BRCA genes are tumor suppressor genes. They code for proteins that suppress the growth of tumors such as breast cancer and ovarian cancer. Specifically, BRCA genes code for proteins that are responsible for repairing damage to DNA in our cells (they repair breaks in double-stranded DNA).

Each of our cells contains two BRCA genes, one copy from our mother and one copy from our father. BRCA genes are autosomal recessive, meaning that both copies of the gene must be mutated in order for a cancer related to the gene mutation to develop. Since most people inherit only one mutated gene (this is written as BRCA1/2), having a BRCA mutation increases your risk for cancer (carries a genetic predisposition to cancer) but does not mean that you will develop cancer. In order for cancer to begin the other copy of the gene will need to be mutated. This second mutation is usually acquired (from DNA damage due to the environment, lifestyle choices, or the normal metabolism of cells).

It can be terribly confusing when we talk about these different types of mutations, though it explains why not everyone with a BRCA mutation will develop cancer. The two mutations that lead to breast cancer in the majority of women who are BRCA+ and develop breast cancer include a germ-line mutation and an acquired mutation.

  • Germ-line or inherited mutations (this includes the BRCA mutations as discussed here) are passed from a mother or father to a child at conception.
  • Somatic or acquired mutations (mutations that occur as a result of DNA damage related to the environment, lifestyle factors, or even normal metabolic processes in cells) occur at any time during a person's life.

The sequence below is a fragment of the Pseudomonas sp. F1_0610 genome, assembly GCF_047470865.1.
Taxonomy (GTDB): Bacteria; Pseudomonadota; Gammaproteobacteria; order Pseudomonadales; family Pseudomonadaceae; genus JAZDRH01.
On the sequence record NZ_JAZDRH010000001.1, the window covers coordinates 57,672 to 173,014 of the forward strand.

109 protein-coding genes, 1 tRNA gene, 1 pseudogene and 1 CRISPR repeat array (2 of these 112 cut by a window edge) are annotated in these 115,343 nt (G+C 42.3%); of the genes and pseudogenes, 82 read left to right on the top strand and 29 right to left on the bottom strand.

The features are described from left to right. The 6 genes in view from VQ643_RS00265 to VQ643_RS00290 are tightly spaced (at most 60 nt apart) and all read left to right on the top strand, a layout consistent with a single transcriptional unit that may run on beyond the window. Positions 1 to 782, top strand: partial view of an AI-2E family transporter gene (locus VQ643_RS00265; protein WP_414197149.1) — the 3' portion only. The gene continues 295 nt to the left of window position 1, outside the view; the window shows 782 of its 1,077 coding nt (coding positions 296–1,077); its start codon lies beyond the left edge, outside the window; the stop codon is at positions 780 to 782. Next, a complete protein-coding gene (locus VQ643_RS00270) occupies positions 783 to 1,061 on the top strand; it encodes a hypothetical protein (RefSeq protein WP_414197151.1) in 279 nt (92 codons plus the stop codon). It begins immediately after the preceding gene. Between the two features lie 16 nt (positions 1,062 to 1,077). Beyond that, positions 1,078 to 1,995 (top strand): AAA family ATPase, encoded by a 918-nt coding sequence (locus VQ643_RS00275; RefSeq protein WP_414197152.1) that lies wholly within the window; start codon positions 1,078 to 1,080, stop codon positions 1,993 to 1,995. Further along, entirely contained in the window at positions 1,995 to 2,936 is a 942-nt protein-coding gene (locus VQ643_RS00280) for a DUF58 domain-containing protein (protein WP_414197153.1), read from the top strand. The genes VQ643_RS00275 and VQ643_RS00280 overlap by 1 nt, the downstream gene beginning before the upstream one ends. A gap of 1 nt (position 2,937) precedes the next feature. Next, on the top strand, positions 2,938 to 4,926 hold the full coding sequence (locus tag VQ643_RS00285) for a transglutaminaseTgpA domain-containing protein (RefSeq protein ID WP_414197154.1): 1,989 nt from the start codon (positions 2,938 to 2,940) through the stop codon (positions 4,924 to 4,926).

(There are also cancer-related genes called oncogenes that are inherited in an autosomal dominant fashion so that only one copy of a mutated gene is needed to drive the growth of a cancer, but this is beyond the scope of this article).

Understanding BRCA Mutations

When talking about the risk of BRCA mutations, it's important to point out that we aren't talking about one specific change to DNA. Rather there are hundreds of different ways in which BRCA genes can be mutated. As noted above, these genes could have an extra base (letter), a missing base, or the bases could be rearranged in some way.

There are some differences in cancer risk between BRCA1 and BRCA2 mutations, as well as the particular type of mutation present in a gene. The overall risk of breast cancer in women without a BRCA mutation is around 12 percent. For those who have a BRCA1 mutation, the average risk is 55 to 65 percent (and can be as high as 87 percent). For those with a BRCA2 mutation, around 45 percent of women will develop breast cancer by the age of 70.